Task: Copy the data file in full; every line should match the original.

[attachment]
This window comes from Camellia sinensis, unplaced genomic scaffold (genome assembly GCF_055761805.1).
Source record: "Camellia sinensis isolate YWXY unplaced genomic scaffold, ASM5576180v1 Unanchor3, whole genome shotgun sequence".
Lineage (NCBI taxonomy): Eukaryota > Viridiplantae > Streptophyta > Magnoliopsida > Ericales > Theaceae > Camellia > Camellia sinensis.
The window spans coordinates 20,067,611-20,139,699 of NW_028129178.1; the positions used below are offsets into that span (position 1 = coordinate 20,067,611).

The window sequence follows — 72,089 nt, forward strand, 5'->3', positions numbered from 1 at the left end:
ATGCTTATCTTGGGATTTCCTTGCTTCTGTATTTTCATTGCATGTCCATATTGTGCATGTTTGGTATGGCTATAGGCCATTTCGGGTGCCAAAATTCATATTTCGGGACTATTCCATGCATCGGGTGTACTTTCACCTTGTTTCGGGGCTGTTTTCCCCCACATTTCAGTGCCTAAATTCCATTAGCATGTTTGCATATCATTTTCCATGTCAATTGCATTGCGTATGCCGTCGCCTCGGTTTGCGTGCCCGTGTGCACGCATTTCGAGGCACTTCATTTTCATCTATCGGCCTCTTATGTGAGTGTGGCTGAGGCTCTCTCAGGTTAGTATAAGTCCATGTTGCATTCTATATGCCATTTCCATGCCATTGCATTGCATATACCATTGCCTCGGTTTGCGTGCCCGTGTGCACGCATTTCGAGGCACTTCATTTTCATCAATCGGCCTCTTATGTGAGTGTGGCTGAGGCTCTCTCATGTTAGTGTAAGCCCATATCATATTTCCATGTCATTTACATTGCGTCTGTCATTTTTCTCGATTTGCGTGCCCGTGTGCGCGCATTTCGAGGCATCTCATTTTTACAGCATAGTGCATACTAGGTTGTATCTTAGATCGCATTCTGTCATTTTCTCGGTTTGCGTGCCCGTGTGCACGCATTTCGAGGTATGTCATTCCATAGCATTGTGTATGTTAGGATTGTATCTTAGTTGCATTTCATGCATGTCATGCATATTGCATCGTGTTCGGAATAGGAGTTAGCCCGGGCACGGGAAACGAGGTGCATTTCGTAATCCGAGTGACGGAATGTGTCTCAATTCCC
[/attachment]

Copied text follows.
This window comes from Camellia sinensis, unplaced genomic scaffold (genome assembly GCF_055761805.1).
Source record: "Camellia sinensis isolate YWXY unplaced genomic scaffold, ASM5576180v1 Unanchor3, whole genome shotgun sequence".
Lineage (NCBI taxonomy): Eukaryota > Viridiplantae > Streptophyta > Magnoliopsida > Ericales > Theaceae > Camellia > Camellia sinensis.
The window spans coordinates 20,067,611-20,139,699 of NW_028129178.1; the positions used below are offsets into that span (position 1 = coordinate 20,067,611).

The window sequence follows — 72,089 nt, forward strand, 5'->3', positions numbered from 1 at the left end:
ATGCTTATCTTGGGATTTCCTTGCTTCTGTATTTTCATTGCATGTCCATATTGTGCATGTTTGGTATGGCTATAGGCCATTTCGGGTGCCAAAATTCATATTTCGGGACTATTCCATGCATCGGGTGTACTTTCACCTTGTTTCGGGGCTGTTTTCCCCCACATTTCAGTGCCTAAATTCCATTAGCATGTTTGCATATCATTTTCCATGTCAATTGCATTGCGTATGCCGTCGCCTCGGTTTGCGTGCCCGTGTGCACGCATTTCGAGGCACTTCATTTTCATCTATCGGCCTCTTATGTGAGTGTGGCTGAGGCTCTCTCAGGTTAGTATAAGTCCATGTTGCATTCTATATGCCATTTCCATGCCATTGCATTGCATATACCATTGCCTCGGTTTGCGTGCCCGTGTGCACGCATTTCGAGGCACTTCATTTTCATCAATCGGCCTCTTATGTGAGTGTGGCTGAGGCTCTCTCATGTTAGTGTAAGCCCATATCATATTTCCATGTCATTTACATTGCGTCTGTCATTTTTCTCGATTTGCGTGCCCGTGTGCGCGCATTTCGAGGCATCTCATTTTTACAGCATAGTGCATACTAGGTTGTATCTTAGATCGCATTCTGTCATTTTCTCGGTTTGCGTGCCCGTGTGCACGCATTTCGAGGTATGTCATTCCATAGCATTGTGTATGTTAGGATTGTATCTTAGTTGCATTTCATGCATGTCATGCATATTGCATCGTGTTCGGAATAGGAGTTAGCCCGGGCACGGGAAACGAGGTGCATTTCGTAATCCGAGTGACGGAATGTGTCTCAATTCCC